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Use of Durable Continuous-Flow Ventricular Assist Devices in Patients on Immunosuppression

Sorabella, Robert A.*; Han, Jiho*; Topkara, Veli K.; Garan, A. Reshad; Yuzefpolskaya, Melana; Colombo, Paolo C.; Takeda, Koji*; Naka, Yoshifumi*; Takayama, Hiroo*

doi: 10.1097/MAT.0000000000000653
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Durable ventricular assist device (VAD) therapy remains an important treatment for end-stage heart failure. Despite advancements in device design, postimplant infectious complications continue to plague this population. In this study, we aim to evaluate the use of durable VAD therapy in patients on active immunosuppression. All patients undergoing durable, continuous-flow VAD placement on active immunosuppression at our center from 2004 to 2012 were included in the analysis (group immunosuppressed [IS]; n = 13). Demographic data, comorbidities, device details, immunosuppression details including indication, postimplant infections, and outcomes were collected and compared with patients without immunosuppression (group non-IS; n = 259). Mean age in the IS group was 56.3 ± 12.4 years, and 12 patients (92.3%) were male. Twelve patients (92.3%) were implanted as a bridge to transplant. Incidence of any postimplant infection and device-related infection was 1.15 infections/patient × year and 0.38 infections/patient × year, respectively. Survival to discharge was 84.6% and 93.1% (p = 0.25), and 1 year survival was 75.0% and 83.1% (p = 0.47) in the IS and non-IS group, respectively. Mean duration of support was 384 ± 466 days, and mean follow-up was 2.1 ± 1.5 years. Active immunosuppression may lead to a modest increase in postimplant infection rate in durable VAD patients than in non-IS patients undergoing the same treatment; however, late on-device survival is not affected. Immunosuppression should not be considered an absolute contraindication to device implant.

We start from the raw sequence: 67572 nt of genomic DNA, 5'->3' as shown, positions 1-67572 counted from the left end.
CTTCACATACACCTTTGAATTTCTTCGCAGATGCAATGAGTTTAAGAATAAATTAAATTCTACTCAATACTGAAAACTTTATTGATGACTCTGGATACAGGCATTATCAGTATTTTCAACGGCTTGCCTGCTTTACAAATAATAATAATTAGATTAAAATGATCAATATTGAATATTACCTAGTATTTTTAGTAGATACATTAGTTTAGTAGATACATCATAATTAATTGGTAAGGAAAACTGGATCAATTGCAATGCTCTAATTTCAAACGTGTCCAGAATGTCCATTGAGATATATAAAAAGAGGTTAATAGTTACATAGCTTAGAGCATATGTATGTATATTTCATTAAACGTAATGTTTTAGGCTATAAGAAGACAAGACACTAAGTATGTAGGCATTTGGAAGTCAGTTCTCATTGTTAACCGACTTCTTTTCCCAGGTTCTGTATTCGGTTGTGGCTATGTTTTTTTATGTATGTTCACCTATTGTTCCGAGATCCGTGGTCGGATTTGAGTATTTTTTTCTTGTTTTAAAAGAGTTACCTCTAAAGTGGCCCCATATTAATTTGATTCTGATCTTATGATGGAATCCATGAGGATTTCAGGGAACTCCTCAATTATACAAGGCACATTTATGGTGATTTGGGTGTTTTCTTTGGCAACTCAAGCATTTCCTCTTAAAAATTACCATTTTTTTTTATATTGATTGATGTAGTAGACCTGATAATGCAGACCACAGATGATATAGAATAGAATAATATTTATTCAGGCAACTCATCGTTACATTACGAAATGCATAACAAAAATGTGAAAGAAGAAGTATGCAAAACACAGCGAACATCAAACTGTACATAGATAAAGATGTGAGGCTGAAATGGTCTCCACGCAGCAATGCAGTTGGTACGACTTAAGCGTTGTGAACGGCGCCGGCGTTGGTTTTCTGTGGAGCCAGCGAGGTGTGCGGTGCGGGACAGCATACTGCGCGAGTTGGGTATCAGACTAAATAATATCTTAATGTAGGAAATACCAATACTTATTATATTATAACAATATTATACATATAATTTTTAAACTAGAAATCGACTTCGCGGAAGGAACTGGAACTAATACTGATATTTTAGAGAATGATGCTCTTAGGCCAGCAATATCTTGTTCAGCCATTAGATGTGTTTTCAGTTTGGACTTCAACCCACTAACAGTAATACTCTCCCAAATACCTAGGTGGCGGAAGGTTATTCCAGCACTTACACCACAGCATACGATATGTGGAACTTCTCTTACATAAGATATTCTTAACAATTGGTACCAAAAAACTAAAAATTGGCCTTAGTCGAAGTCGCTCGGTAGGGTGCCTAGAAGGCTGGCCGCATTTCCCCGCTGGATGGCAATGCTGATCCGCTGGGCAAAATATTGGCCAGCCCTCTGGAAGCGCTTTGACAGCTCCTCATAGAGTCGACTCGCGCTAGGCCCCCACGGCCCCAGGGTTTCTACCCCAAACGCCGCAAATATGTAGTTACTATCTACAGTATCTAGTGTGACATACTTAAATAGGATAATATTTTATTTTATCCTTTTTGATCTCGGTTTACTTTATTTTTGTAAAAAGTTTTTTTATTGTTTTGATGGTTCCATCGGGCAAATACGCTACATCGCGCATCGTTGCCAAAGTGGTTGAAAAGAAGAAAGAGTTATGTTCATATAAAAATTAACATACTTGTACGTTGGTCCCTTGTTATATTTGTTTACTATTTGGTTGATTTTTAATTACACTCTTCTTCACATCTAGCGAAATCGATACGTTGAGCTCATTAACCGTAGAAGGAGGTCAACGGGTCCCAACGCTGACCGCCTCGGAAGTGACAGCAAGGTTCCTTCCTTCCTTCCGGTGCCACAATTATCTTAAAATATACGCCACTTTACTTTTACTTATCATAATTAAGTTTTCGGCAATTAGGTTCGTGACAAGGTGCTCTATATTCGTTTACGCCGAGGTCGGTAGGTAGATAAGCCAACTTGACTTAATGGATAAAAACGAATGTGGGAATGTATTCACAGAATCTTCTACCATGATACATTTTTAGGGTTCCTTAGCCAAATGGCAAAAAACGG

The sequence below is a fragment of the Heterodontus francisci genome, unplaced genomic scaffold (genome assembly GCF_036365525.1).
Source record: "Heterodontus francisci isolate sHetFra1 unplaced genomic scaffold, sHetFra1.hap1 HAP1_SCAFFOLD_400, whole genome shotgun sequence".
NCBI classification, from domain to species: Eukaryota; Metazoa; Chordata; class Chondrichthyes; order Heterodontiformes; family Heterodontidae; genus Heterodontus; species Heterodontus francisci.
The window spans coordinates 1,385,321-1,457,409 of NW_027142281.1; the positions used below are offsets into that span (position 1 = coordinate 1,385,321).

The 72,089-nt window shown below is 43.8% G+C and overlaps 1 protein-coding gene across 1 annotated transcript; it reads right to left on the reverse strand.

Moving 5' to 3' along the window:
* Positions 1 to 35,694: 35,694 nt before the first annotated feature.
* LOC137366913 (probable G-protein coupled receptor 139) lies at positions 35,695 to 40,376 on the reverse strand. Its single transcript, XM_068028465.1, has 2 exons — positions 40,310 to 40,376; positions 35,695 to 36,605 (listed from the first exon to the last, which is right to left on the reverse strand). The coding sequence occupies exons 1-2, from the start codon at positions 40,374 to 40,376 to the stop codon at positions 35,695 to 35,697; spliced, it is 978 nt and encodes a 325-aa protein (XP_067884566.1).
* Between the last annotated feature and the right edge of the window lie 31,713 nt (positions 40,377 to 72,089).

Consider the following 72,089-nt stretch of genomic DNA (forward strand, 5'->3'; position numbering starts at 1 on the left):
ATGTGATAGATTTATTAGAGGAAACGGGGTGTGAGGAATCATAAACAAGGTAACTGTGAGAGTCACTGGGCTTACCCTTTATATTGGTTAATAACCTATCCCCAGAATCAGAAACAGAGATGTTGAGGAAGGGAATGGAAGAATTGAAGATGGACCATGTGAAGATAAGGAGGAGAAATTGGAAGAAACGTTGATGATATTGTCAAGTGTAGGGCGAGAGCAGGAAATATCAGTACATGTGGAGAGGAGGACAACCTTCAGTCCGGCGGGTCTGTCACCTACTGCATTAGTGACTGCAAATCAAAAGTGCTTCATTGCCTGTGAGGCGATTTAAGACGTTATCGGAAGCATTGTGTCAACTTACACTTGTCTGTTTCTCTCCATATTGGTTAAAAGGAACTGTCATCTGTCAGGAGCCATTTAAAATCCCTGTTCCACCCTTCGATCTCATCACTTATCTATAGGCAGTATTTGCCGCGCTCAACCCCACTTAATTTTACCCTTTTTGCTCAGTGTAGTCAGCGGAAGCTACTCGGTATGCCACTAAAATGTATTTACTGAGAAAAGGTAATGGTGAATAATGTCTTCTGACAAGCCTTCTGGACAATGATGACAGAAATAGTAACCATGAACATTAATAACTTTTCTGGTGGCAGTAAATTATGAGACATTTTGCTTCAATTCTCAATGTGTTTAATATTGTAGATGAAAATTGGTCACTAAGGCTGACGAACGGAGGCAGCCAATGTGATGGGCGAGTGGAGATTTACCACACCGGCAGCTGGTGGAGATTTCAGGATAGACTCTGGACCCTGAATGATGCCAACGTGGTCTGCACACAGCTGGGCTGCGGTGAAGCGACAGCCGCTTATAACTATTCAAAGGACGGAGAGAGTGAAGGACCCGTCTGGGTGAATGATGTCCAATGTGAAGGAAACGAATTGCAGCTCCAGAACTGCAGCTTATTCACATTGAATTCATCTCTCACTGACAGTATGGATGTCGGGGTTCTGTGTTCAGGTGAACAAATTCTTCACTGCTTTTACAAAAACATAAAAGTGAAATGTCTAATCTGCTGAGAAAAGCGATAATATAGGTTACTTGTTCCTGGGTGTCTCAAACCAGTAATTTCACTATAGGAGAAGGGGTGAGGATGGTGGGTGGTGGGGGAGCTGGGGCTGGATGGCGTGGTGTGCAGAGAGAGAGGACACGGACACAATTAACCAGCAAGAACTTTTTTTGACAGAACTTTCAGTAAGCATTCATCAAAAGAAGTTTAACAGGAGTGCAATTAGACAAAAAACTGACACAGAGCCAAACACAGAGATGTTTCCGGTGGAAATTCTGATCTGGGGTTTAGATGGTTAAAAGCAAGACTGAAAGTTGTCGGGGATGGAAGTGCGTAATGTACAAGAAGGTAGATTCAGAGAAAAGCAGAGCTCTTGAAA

From the *Division of Cardiothoracic Surgery, Columbia University College of Physicians and Surgeons, New York, New York and Division of Cardiology, Columbia University College of Physicians and Surgeons, New York, New York.

Submitted for consideration March 2017; accepted for publication in revised form August 2017.

Robert A. Sorabella and Jiho Han are co-first authors.

Disclosure: Yoshifumi Naka is a consultant for Abbott Laboratories. The remaining authors have no conflicts of interest to report.

Correspondence: Hiroo Takayama, MD, PhD, Division of Cardiothoracic Surgery, Columbia University College of Physicians and Surgeons, 177 Fort Washington Ave., Milstein Hospital Building, 7GN-435, New York, NY 10032. Email:

Copyright © 2018 by the American Society for Artificial Internal Organs